After a few days of rest and visiting friends in Malmo, I headed off on a short trip around the Skáne region of southern Sweden.
I cycled south from Malmo towards Falsterbo, a small outcrop of land on the south-western tip of the country. The route took me along small countryside roads through cultivated farmland – quite different to the wilderness I had encountered along the eastern coastline.
As evening approached I reached Hollviken, where the restored Viking town of Lilla Hammar was located. However, it was too late to visit it now so I continued on with the aim to return tomorrow. Soon the coastline appeared on my right and as the town fell away behind me I began looking for a camping spot. I soon spotted a dirt path leading towards the ocean and followed it to a public BBQ area with a shelter and fenced off area – perfect for a night’s camping.
I parked off my bike and cracked open a beer and some crisps to enjoy with the sunset and a view of the Oresund bridge. I wasn’t 100% certain about whether camping overnight in the shelter was allowed but some locals who came by took no notice of me and didn’t seem bothered. I vainly attempted but failed to make a fire in the BBQ pit even though I didn’t really have any food other than spaghetti to cook. I also very briefly considered trying to fish again but without proper bait decided it was pointless, so I just made my usual spaghetti. I figured I didn’t need the tent so I just blew up my inflatable mattress and went to sleep in the shelter.
I awoke early and after the usual coffee and biscuits headed west along the coastline along a small path that seemed to lead towards the small town of Falsterbo. However, I quickly came across a huge field full of small clay objects that were smashed and scattered everywhere. I had to stop cycling for fear they would cut through my tires and then wondered around confused until I realized it was a clay-pigeon shooting range.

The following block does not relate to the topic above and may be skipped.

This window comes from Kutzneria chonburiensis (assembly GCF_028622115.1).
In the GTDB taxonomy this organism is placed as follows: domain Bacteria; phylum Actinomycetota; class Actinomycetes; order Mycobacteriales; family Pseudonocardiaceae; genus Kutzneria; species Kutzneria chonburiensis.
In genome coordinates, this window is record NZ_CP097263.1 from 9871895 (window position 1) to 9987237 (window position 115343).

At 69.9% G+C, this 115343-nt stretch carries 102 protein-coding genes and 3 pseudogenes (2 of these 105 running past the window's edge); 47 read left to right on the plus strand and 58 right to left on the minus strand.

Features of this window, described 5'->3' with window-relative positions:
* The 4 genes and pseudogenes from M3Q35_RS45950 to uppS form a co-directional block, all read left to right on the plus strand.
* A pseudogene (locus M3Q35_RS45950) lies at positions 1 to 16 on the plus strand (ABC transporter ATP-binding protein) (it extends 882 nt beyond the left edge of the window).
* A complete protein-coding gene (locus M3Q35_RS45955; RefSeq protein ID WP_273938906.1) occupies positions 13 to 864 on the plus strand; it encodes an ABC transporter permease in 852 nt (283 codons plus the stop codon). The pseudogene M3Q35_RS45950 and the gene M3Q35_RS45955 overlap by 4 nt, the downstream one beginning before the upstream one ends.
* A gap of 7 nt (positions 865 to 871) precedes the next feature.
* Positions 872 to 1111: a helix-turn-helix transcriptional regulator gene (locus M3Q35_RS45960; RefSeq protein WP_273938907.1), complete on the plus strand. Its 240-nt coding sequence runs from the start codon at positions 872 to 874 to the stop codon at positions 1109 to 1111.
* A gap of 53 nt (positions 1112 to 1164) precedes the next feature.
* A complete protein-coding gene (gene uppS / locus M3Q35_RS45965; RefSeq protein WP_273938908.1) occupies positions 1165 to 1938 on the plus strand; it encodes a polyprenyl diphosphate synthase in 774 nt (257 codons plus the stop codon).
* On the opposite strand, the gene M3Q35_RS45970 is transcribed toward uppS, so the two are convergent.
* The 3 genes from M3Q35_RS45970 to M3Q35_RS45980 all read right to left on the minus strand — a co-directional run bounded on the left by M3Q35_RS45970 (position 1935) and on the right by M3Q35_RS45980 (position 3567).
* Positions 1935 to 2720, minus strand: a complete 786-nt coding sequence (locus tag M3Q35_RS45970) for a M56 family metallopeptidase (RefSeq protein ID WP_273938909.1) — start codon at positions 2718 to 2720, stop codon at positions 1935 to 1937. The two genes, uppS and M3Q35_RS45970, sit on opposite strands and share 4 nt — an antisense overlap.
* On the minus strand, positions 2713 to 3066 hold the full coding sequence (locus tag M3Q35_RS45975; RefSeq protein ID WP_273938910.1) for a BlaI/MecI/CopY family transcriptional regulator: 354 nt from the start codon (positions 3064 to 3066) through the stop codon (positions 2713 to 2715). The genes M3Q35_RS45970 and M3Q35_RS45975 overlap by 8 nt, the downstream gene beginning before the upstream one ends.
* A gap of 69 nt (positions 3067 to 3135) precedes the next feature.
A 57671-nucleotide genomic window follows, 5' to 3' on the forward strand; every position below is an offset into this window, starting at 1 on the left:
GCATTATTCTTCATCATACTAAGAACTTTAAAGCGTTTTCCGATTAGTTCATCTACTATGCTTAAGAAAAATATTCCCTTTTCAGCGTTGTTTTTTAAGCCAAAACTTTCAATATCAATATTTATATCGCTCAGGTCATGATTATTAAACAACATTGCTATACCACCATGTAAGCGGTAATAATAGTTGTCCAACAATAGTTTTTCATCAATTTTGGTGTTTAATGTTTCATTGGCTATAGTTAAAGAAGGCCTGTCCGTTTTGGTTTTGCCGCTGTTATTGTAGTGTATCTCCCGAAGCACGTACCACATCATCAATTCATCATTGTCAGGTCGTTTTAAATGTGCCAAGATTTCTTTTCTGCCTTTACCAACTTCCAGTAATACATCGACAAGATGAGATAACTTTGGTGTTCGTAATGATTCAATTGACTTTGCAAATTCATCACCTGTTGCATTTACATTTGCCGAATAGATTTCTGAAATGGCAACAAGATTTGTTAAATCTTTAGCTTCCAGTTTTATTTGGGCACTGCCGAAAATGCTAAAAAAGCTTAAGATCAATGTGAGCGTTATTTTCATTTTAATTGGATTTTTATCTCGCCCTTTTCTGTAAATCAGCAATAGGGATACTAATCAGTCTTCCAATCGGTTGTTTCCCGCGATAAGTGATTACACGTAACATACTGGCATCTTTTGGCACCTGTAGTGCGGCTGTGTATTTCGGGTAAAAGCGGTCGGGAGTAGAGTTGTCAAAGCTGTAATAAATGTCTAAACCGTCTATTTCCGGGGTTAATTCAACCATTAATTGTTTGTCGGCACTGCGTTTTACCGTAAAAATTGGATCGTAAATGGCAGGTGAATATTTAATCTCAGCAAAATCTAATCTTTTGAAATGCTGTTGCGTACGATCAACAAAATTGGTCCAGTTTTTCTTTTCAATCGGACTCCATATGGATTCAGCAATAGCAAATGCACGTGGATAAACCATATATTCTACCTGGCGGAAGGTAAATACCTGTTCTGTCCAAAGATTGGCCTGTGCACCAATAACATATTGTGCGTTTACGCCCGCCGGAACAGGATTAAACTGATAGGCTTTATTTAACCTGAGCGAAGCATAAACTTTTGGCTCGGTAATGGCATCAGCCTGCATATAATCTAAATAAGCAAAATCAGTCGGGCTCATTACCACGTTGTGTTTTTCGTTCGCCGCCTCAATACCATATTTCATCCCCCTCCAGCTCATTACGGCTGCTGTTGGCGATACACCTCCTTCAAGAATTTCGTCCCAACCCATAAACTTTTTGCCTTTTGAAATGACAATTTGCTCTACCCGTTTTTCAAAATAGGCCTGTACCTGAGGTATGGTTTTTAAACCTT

I decided to rather turn back and get on the road rather than risk damaging my tires. I cycled up to the far end of the island, hoping to find a nice beach, but it was too cold and windy to enjoy. After a brief visit to the tiny yacht club, I headed back inland to check out the Viking village.
Lilla Hammar is definitely worth the visit if you’re into Viking history and especially if you’ve watched the show Vikings! It is still a largely operational Viking village with all the original housing and fittings although I don’t think anybody actually lives there. The best bit is that it’s not all fake and plastic and done up like Disney World – this is proper wood and metal original hundreds-of-years-old Viking relics that were genuinely used in those days.
Around lunchtime, I headed off east along the coastline towards Trelleborg. It’s full of fairly quiet, typical coastline communities that reminded me a lot of England actually. Windswept and dotted with little seafood restaurants and trailer parks. I was moving quickly and in no time made it to Ystad by late afternoon. I was hoping to push on to the beach at Sandhammeran but it was too late so I found a nice spot up in the trees overlooking the beach just past Ystad and set up camp there for the night.
By this point, everyone had cleared off so I had the beach to myself and I ate some snacks and had a beer watching the sunset. The only problem was the wind which meant I had to cook dinner in the tent so the gas stove flame would stay lit.
The next day some rain and wind came in which made my dodgy knee inflamed. I pushed on to the nearby Ales Stenor which is similar to Stonehenge in England but then decided I was over it and headed back to Ystad where I found shelter in McDonald’s and did some work. By lunchtime, the rain had passed and I managed to catch some wind at my back and cycle almost all the way back to Malmo in a few hours.
Just outside of Malmo I found a nice looking lake and nature reserve called Arriesjon where I set up camp overlooking the water. It’s really amazing that a place so beautiful and peaceful is just a few kilometers outside of one of Swedens biggest cities.
Sweden is a truly amazing country for cycling, almost entirely because of the infinite amount of beautiful and free camping options. The roads are well maintained and there is a pretty decent amount of cycle lanes. Despite Sweden being known as an expensive country, if you’re cycling and camping you can get by on just a few euros a day if you shop at cheap supermarkets.